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Alaska Whale Foundation Research Report: September, 2023


An over-the-shoulder view of AWF drone pilot, Liah McPherson, gathering body condition footage of a diving humpback whale. The AWF team conducted 187 drone flights this season. Photo by Jess McCoppin.
An over-the-shoulder view of AWF drone pilot, Liah McPherson, gathering body condition footage of a diving humpback whale. The AWF team conducted 187 drone flights this season. Photo by Jess McCoppin.


Month at a Glance:


Effort:

Days on the water: 5

Sampling stations: 46

Total # ID: 149

Drone flights: 38

Biopsies: 18

Nutrient samples: 115

CTD casts: 46

Whale poop samples: 3

Whale Numbers:

Number of unique whales: 130 (Total for year: 813)

Number of cow-calf pairs: 8 (Total for year: 31)

Bubble-netting groups: 4

Number of unique bubble-netters: 26 (Total for year: 137)

September 2023 humpback whale distribution map in Southeast Alaska

Above: Distribution of humpback whales photo-identified during September 2023. Size of red circles reflects group size (smallest circle = 1, largest = >16 whales). Triangles represent locations of surveyed “Point Count” stations for estimating whale abundance; these provide an indication of where photo-identification efforts were conducted (and, due to weather, were not).



Research Overview:


September proved to be a difficult month for our systematic surveys. An atmospheric river brought heavy rains and high winds, which largely kept the field team off the water. As a result, the team was only able to visit 46 of the 108 survey stations over four days of systematic surveys.


In total, they photo-identified 130 unique whales, 70 of which were new for the year, and recorded five cow-calf pairs. Of the whales sighted in September, 72% have been seen on breeding grounds. Of those, 77% were seen in Hawaii, 18% were seeing in Mexico, and 4% have been seen in both Hawaii and Mexico. No whales from either the Western North Pacific of Central American breeding grounds were encountered.


Multi-day surveys mean processing biopsy samples on the back of the boat after a long day in the field, especially as the days grow darker by the end of the summer. Photo by Maeghan Connor.
Multi-day surveys mean processing biopsy samples on the back of the boat after a long day in the field, especially as the days grow darker by the end of the summer. Photo by Maeghan Connor.

In addition to our sampling efforts, three members of our field team assisted in a partial necropsy of a beached whale in South Hoonah Sound / Peril Strait. This effort was coordinated by Sadie Wright, NOAA's Alaska Regional Large Whale Entanglement and Oil Spill Response Coordinator, and led on the ground by Dr. Lauren Wild (University of Alaska Southeast). The team collected skin, blubber, eye and baleen samples for a broad health analysis. They found no markings to indicate a clear cause of death; however, the whale's dorsal side, where ship strike trauma would be most evident, was not visible. A photo-identification image of the whale's fluke was matched to a well-known and well-loved male whale, Epimeletic. The first record of Epimeletic we have in our database comes from Fred Sharpe’s research in 1995, but other researchers had encountered him in 1970s.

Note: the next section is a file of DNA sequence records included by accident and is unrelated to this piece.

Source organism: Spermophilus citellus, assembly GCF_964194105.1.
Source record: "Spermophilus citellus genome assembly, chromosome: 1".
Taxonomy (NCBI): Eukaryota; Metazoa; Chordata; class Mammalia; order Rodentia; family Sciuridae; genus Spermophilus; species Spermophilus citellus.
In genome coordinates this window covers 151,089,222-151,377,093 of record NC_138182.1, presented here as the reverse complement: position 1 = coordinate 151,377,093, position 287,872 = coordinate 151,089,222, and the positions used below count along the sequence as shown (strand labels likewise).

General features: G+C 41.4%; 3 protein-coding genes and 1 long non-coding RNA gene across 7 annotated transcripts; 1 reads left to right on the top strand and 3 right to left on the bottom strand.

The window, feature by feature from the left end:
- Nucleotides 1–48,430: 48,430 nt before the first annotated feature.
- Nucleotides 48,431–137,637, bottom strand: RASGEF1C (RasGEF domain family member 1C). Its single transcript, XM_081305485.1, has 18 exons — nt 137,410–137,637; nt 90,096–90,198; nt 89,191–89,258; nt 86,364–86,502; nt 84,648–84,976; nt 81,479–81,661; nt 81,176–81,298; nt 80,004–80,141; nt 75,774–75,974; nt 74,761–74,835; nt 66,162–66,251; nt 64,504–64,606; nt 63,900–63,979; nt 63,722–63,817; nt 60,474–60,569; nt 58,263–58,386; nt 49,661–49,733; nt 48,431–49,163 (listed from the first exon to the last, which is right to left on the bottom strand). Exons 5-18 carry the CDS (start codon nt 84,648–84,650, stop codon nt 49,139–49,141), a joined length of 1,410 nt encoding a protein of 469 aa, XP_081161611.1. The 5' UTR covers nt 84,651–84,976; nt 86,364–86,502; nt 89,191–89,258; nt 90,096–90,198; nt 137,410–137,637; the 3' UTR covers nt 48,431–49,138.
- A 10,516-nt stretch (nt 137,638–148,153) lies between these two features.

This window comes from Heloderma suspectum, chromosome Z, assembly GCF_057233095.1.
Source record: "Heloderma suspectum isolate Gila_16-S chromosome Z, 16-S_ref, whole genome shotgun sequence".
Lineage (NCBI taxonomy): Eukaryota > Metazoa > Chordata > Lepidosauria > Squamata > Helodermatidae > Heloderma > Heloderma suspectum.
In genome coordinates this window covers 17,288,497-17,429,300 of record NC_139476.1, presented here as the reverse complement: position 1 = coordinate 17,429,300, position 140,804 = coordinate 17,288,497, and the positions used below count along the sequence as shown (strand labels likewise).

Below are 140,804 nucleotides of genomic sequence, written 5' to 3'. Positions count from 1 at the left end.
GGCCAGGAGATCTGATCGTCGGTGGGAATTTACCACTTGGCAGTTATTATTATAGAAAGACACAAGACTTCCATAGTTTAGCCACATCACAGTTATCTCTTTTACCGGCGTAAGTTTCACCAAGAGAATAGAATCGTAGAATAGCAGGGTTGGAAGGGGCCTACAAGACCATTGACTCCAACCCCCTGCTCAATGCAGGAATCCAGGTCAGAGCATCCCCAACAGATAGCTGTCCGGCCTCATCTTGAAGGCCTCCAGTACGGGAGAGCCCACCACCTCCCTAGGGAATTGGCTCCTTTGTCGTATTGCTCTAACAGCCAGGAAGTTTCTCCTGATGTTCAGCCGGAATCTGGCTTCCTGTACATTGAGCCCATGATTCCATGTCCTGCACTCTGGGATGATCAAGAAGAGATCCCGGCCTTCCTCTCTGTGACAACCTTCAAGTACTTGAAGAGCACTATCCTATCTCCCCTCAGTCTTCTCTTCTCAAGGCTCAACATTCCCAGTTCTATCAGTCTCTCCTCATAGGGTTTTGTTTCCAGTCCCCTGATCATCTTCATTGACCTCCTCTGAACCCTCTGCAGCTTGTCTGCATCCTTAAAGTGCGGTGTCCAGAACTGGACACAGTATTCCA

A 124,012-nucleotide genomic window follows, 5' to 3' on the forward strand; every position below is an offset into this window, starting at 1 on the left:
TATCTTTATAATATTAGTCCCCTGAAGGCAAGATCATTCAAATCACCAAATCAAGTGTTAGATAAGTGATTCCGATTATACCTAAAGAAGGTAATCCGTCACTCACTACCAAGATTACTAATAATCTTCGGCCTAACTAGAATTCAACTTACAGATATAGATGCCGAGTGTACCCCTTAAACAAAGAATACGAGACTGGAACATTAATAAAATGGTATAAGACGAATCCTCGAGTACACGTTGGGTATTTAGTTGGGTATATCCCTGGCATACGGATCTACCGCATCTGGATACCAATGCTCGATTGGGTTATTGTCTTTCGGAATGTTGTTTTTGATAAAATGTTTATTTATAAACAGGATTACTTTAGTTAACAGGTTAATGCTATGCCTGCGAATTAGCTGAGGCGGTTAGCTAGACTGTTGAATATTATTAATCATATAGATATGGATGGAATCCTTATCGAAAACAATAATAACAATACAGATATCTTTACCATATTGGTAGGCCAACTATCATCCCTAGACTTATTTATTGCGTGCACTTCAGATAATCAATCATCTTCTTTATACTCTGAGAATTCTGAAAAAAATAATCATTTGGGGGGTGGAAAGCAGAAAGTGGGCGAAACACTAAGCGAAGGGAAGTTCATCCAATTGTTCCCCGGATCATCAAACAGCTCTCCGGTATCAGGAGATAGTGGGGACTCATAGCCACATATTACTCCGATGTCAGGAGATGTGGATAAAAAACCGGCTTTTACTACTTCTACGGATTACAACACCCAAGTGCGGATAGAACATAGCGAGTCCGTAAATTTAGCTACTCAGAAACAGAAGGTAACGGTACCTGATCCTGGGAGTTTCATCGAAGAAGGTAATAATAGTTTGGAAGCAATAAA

Whale necropsy in  Southeast Alaska
Lauren Wild (University of Alaska Southeast) leads the AWF team during a necropsy of a well-loved humpback whale - Epimeletic - in September.


About AWF's Field Work:


Each month from June through September, the AWF team visits up to 108 survey stations that are evenly distributed throughout the study region. At each station, the team conducts a 15min 'point count' and records the location of every whale they observed. At the same time, they deploy probes that measure ocean salinity, temperature and chlorophyll concentrations - the latter a proxy for phytoplankton biomass - from the surface to a depth of ~50m. They also collect water samples to measure nutrient concentrations. These data provide a detailed picture of the water column’s physical and chemical structure throughout the study region.


After completing the point count, the team then travels to each whale they observed to collect photo-identification images, launch Unoccupied Aerial Systems (“drones”) to measure the body volume of individual whales, and collect biopsy samples to measure hormone concentrations, stable isotope ratios (for reconstructing diet) and examine genetic profiles. Once all these data have been collected, the team travels to the next station and repeats the process. It takes a minimum of 9 days to complete each survey; however, it can take far longer if weather and whales are uncooperative.


About AWF's Research Reports


AWF aims to bridge the gap between scientists, stakeholders, and the public by communicating our general research findings through publicly available reports and information brochures. These reports provide up-to-date information on the status of Southeast Alaska humpback whales and are intended to serve as resources for local communities, stakeholders, policymakers, and educators.


Stay tuned for monthly reports during our field season from June-September, as well as an annual research report released every fall. You can also sign up for our newsletter below and visit this page to support AWF's research financially.

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